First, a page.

It’s all about balance, I realized (again this time), so I went back to my 2 shorter runs (1 I use for exploring new routes and the other for speed work) plus 1 long run per week. I also started running home from work – trying to race home faster than it takes to get the bus. Super fun way to push yourself!

I am by no means an expert, and I am still very much figuring this out as I go. However, I did find the vocab quite confusing when I started out, so I’ve decided to document what I learned here. I’ve outlined the four types of workouts that are supposed to make you faster. Many trainers will develop a schedule that includes some or all of these.

Drills: These include moves like grape-vining (thread the needle), high knees, butt kickers, lateral squats, etc. Best done after a short lightly paced warm up, these create muscle memory and lead to better form, which in turn makes you a better, more efficient runner overall, allowing you to get faster.

Tempo: Tempo runs are generally shorter runs at 80% effort, to increase your LT or “lactate threshold”. In lay terms, increasing your LT means increasing the point at which your body fatigues while going a certain pace. These runs should feel “comfortably hard”. There are a few ways to tell if you’re exerting the right amount of effort:

  1. Use a heart rate equipped device (I use my Garmin Forerunner 220) to make sure you’re in your 80-90% max heart rate range. Don’t let the HR thing scare you. In order to find out your max heart rate, calculate: 220-Age=Max heart rate. So, my max should be 194 since I’m 26 years old. To find out what my tempo range is, simply find 80-90% of 194 (Google will do this if you forgot what you learned in Grade 6 math).Therefore, during a tempo run my heart rate should be between 155.2-174.6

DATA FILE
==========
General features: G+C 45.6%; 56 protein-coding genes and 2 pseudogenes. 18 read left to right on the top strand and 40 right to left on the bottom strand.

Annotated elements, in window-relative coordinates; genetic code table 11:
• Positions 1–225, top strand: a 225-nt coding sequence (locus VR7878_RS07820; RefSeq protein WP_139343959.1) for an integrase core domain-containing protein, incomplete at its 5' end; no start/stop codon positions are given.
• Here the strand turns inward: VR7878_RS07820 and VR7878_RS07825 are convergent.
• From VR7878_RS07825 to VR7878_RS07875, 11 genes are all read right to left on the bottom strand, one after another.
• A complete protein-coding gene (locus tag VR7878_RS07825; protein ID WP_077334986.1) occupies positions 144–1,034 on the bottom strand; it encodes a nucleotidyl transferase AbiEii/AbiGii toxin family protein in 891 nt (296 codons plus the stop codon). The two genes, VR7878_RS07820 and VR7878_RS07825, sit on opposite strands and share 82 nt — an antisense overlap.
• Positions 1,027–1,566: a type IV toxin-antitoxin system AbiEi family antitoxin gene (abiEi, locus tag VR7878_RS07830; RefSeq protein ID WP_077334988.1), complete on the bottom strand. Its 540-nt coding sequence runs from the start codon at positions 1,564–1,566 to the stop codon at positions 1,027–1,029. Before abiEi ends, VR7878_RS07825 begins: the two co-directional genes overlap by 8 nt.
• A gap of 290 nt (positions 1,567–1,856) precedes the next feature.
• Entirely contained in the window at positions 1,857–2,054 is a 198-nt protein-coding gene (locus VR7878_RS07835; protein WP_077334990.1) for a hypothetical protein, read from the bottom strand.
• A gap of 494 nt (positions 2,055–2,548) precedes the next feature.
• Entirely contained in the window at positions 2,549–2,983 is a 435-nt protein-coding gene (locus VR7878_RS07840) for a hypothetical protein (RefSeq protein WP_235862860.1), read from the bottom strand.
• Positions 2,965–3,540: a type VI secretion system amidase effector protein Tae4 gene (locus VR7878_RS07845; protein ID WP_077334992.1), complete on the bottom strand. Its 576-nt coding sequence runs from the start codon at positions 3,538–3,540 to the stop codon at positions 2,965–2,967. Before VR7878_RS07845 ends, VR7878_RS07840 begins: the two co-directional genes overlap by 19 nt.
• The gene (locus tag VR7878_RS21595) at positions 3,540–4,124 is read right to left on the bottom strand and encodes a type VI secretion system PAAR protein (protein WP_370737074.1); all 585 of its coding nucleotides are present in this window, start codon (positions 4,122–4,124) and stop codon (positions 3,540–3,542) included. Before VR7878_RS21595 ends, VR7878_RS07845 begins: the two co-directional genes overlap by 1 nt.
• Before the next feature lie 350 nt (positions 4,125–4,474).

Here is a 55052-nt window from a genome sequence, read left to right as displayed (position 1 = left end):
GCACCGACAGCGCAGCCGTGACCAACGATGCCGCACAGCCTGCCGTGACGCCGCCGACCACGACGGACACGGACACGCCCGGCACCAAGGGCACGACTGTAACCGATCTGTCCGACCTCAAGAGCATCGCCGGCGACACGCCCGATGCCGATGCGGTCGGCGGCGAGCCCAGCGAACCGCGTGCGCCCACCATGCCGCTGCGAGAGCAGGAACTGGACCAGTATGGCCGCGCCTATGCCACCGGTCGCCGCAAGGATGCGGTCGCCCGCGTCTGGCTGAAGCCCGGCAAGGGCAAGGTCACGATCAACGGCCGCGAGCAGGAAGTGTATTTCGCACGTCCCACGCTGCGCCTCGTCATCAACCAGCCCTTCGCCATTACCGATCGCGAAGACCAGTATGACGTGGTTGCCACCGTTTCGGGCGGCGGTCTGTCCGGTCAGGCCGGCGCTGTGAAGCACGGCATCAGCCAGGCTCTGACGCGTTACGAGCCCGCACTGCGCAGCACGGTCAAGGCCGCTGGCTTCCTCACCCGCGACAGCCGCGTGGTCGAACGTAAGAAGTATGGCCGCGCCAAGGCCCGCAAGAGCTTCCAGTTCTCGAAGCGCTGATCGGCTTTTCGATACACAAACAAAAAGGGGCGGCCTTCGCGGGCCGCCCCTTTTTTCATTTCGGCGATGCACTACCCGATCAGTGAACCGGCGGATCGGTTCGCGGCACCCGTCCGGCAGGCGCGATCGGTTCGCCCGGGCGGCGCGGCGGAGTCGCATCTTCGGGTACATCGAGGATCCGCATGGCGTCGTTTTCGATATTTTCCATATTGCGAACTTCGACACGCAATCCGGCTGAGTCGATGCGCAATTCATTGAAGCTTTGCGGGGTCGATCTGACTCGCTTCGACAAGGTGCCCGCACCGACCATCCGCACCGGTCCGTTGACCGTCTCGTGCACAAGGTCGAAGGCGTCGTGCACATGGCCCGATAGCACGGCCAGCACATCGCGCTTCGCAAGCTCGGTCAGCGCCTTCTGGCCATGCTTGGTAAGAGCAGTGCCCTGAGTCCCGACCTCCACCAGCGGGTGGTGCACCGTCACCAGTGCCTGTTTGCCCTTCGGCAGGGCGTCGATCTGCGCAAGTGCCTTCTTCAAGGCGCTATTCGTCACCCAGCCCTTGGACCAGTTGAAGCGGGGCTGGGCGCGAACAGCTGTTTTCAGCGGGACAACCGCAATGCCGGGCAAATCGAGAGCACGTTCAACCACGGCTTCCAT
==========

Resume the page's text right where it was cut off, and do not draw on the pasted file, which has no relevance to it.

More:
2. If you don’t have an HR monitor or you hate math, there are other, less calculated ways:
    1. Talk test: try saying 4 words “Melissa is really awesome”. This should be fine. Now, try saying 10 words: “Melissa is really awesome, but not a very fast runner”. This should be hard to say.
    2. Recent Race time: Look back at your most recent 5 or 10k and increase your pace a bit (start with 15-20 seconds/kilometer faster and ramp up)
    3. Perceived exertion: If 10 makes you feel like Usain Bolt and 1 makes you feel like you’re late for your dentist appointment, go about an 8.

Fartlek: Excuse me! Haha, a funny little word that literally means a continuous run with periods of faster running followed by periods of slower running.

Hills: If you followed my journey on Team Myles, you might remember that I used to head to Citadel Hill in the freezing cold every Tuesday like a crazy person. Not for the faint of heart, hill training literally means running as hard as you can up a hill, then repeat. Don’t knock it till you try it, it sucks but you literally feel like a superhero after you do it. IMG_1909 (1)

SO, those are ways you can get faster. If that is one of your goals, I highly encourage you to look up these terms and figure out what might work best for you. I really enjoy the MEC & Canadian Running Instructional Videos, I find them easy to follow. If you’re setting out to increase your pace, give me a shout – as I’m still figuring it out myself.

So I’m off to the races (literally) in the next few weeks with Maritime Race Weekend in two weeks, then Valley Harvest Marathon a few weeks after that. I promise not to drop the ball again on updates!

Be sure to follow @betterlongrun on insta and twitter – I always keep those going!

Till next time ❤